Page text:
High Definition Surveying (HDS) at Malqata
Thursday, February 21, 2013
This year, I was able to show the Malqata team the results of a survey I did last field season at the King’s palace at Malqata using a laser scanner. HDS scanning is a relatively new tool in surveying. As a survey tool, the HDS scanner gathers point data in the same way as traditional survey equipment, that is by measuring angles and distances from known points. The difference is that the scanner does it at an extremely fast rate, gathering up to 50,000 points per second; most surveyors just cannot move fast enough to do that with traditional equipment. At this rate of collection, millions of points can be gathered quickly to create a 3D computer model of the original features in a cloud of points (called, infact, a “pointcloud”). Because of constraints of the cost of the scanners, along with the computers and software needed to manipulate the extremely large files that are created for the scans, HDS scanning has been slow to enter the world of archaeological documentation although it has been around for about a decade. Still, the potential of the system for recording sites is tremendous. Scanning provides an accurate record in 3D of a structure at a given point in time and can also be used for additional architectural studies as well as the basis for virtual reconstruction of a monument.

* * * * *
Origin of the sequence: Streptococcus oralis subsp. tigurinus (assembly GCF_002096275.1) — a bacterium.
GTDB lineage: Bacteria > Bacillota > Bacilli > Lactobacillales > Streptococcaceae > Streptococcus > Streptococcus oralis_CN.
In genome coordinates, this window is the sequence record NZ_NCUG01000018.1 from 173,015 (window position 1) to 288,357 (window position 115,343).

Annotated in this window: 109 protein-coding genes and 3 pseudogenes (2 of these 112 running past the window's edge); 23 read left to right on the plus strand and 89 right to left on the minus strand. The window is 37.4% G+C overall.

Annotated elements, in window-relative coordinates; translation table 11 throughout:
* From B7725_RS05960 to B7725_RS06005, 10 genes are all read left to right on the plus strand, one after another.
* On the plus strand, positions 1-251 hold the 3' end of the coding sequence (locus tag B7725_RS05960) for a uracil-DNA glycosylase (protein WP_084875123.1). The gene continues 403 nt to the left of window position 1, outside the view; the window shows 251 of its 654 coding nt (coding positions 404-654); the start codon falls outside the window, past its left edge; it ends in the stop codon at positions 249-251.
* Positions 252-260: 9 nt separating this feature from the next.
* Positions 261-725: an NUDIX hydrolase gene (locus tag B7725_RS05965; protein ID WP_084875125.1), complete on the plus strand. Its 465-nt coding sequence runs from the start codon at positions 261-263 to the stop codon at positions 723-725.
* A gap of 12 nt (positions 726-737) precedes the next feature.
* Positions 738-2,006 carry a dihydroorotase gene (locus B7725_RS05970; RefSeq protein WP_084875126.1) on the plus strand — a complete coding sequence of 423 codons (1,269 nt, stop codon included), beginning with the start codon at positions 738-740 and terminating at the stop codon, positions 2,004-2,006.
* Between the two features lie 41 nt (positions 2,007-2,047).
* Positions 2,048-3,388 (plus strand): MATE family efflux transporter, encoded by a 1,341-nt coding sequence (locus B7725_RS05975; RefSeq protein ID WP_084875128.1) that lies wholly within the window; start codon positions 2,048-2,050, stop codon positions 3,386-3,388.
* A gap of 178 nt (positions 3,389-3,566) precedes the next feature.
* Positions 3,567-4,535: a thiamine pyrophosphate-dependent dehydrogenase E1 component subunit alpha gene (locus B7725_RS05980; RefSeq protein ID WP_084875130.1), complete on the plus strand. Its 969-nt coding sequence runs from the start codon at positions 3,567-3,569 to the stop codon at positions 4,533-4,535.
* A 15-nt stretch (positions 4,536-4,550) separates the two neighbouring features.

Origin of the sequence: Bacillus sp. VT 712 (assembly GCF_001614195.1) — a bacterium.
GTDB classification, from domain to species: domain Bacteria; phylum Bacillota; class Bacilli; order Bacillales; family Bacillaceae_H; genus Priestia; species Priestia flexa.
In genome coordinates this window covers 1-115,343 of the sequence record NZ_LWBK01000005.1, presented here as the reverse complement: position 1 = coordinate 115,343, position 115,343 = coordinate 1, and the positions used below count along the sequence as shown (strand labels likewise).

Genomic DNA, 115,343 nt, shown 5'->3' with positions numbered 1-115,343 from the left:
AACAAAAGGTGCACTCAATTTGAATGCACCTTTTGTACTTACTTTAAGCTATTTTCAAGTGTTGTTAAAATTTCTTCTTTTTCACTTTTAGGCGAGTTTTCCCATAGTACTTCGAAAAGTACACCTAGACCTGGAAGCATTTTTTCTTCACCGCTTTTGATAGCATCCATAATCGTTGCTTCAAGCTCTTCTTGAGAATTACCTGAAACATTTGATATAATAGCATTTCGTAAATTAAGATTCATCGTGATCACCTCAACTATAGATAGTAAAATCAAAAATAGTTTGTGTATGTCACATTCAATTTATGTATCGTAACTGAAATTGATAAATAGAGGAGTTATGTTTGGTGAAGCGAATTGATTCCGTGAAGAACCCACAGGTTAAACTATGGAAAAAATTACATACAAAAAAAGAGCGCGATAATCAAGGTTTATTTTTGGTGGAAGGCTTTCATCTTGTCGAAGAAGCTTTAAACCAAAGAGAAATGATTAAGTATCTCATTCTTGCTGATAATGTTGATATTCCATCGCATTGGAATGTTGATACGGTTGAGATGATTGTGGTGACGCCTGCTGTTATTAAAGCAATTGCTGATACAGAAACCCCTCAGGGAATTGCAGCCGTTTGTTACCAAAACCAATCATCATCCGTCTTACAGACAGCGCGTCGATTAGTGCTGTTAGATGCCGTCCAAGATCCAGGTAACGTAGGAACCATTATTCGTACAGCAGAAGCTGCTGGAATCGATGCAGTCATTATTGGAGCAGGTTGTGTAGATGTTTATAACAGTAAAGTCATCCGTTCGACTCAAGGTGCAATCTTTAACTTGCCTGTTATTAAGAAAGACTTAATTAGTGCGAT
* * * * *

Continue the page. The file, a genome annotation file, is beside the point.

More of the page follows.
For the work at Malqata, the Expedition retained me through my surveying position with Nolte-NV5 of San Diego, CA. The company was generous enough to let me bring a Leica C10 scanner as part of the survey work I was doing at Malqata, and the results are astounding. From the combination of multiple days’ scans over about two weeks I was able to gather close to 800,000,000 survey points, each one of them with accurate coordinate and elevation values as established by survey control points done by a combination of conventional surveying and Global Positioning System (GPS). After cleaning up the data and trimming it to the area of the king’s palace, the number of points on the ground and walls was reduced to only about 574,000,000 points with the points on the walls having an average spacing of approximately 5 millimeters. This density of points allows for a model with enough detail that individual mud bricks are distinguishable. Although the pointcloud may look like a photograph at this scale, it is comprised of the millions of points. So, unlike a photograph, the pointcloud can be accurately used for measurements and can be rotated to be viewed from any angle.
Although the cleanup and photographic coloring of the HDS scan are on-going, we are fortunate to have accurate and complete documentation of the palace prior to the conservation work that is being done this season, and we have the basis for further studies at this fascinating site.